As the internet grows, allowing people to be connected almost 24 hours a day, the changes are becoming more noticeable, especially with the younger generations. Director Beeban Kidron noticed that almost every teenager she encountered was constantly staring at their phones. Deciding to investigate how these technological changes were affecting teens, Kidron speaks to them directly, learning how this new world is affecting their views on friendships and sexuality, as well as the addictive nature of this connected world.

InRealLife explores a relatively new challenge faced by parents around the world, but also a problem that can just as easily affect those same parents. Many of us are connected constantly, and the fact that people spend almost as much time looking at their phones as they do speaking to the person in front of them, one has to wonder what kind of changes this is creating in our lives. This documentary starts with the most obvious example, but also a rather shocking one; pornography.

Two teens show how easily they can find pornography, not exactly a surprise, but it’s the way that they realize how it’s affected their actual relationships that will shock viewers. They openly admit to finding it difficult to form a proper relationship with a girl, having strange expectations after having watched so much porn. From there, Kidron speaks to a young girl about the importance of her phone. After losing her cell phone, she resorts to performing sexual acts to earn the money for a new one, as she can’t imagine living without it. While incredibly disturbing, this is also the moment where the film loses traction.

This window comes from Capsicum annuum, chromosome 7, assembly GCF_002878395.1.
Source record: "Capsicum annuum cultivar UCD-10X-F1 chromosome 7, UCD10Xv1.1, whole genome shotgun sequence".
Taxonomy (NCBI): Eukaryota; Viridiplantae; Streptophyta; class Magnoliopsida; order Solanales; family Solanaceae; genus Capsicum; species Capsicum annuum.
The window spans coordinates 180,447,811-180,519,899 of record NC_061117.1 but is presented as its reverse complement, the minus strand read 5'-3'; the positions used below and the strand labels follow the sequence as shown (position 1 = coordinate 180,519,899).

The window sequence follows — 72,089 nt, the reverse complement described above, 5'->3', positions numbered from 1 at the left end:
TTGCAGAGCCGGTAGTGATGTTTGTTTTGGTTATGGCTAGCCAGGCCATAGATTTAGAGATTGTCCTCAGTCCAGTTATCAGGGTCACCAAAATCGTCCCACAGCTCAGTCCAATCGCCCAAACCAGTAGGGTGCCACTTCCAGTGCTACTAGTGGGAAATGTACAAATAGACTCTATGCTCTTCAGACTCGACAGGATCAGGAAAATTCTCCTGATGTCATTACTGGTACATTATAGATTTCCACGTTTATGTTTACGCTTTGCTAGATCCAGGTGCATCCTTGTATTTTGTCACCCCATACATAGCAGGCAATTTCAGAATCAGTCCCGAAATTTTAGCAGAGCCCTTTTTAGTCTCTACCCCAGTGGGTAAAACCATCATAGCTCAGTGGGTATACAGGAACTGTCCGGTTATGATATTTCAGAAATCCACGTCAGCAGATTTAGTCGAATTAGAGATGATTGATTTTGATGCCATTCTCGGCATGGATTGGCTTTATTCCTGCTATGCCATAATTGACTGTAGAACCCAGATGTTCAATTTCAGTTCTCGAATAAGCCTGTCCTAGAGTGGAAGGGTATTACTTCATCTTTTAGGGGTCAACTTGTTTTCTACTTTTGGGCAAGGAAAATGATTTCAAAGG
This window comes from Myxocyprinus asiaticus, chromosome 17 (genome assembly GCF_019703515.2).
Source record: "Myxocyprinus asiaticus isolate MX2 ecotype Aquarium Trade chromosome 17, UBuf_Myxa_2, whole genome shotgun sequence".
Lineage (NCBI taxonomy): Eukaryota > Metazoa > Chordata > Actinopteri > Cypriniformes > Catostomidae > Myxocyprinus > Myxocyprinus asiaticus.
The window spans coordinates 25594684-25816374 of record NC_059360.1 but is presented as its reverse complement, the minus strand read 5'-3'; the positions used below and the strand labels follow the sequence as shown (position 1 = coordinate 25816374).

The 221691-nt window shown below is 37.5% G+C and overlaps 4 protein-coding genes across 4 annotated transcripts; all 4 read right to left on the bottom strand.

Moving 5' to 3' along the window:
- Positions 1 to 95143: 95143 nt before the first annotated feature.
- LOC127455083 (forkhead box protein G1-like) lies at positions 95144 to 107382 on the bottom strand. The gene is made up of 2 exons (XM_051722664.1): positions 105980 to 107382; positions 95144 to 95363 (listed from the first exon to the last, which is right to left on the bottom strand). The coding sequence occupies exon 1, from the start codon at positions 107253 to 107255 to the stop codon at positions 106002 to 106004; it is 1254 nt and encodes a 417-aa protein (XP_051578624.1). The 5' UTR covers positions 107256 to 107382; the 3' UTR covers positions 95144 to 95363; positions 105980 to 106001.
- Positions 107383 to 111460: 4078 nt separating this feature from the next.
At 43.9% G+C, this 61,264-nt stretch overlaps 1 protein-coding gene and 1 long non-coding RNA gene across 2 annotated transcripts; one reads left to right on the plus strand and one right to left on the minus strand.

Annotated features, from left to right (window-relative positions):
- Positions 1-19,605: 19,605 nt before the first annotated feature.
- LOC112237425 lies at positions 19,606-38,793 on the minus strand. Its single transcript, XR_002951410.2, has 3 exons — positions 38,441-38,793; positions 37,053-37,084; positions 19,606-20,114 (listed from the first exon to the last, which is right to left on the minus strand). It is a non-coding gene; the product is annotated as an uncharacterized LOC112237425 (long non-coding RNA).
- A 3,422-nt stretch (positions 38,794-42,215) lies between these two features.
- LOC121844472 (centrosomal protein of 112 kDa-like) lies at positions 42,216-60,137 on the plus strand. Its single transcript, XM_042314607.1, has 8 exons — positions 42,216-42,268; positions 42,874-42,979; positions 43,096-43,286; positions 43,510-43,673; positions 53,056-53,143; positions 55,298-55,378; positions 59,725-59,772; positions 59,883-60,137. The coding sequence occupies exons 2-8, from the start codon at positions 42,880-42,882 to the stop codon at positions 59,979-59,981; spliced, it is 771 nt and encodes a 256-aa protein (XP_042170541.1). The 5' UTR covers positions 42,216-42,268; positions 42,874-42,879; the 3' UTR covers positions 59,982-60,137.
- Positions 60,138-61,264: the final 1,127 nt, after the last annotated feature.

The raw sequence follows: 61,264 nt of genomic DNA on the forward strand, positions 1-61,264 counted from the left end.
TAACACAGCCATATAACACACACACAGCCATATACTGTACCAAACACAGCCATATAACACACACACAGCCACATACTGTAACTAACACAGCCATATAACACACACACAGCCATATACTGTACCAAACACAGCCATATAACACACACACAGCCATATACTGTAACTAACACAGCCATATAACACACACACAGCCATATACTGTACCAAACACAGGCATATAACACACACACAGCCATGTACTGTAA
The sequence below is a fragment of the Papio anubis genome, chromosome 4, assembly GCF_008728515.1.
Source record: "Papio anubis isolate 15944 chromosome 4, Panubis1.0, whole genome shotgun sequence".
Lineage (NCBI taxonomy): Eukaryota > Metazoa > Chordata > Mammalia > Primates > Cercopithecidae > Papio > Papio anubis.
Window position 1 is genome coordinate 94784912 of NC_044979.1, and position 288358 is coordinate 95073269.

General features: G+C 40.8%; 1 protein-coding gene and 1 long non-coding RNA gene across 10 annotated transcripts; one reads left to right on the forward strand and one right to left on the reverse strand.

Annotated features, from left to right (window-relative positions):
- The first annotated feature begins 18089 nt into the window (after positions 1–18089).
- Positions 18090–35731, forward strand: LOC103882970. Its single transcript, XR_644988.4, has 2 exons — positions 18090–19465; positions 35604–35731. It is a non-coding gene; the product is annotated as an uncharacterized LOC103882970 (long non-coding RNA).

A girl who will perform sexual acts to get a new phone instantly speaks about addiction, and the problems with our constantly connected world, but Kidron doesn’t really explore this point beyond listening to this story. That is a drastic example of how the internet is changing kids. It’s hard to imagine that someone would resort to sexual acts to replace a book, but here’s a girl doing just that to replace her connectivity. Instead of looking deeper into the numerous addiction problems the internet seems to be causing, Kidron just peeks, leaving the film feeling rather shallow.

Is InRealLife opening weekend worthy?

This is a little hard to call. The film is certainly eye opening, but feels a lot like half a question. There seems to be a lot of missed opportunities for a deep look at a shocking problem, so it becomes the beginning of a bigger discussion. This is a great place to start, but isn’t in depth enough to be essential.

InRealLife opens Friday, December 6, 2013 at Bloor Hot Docs Cinema. Check their website for more information.

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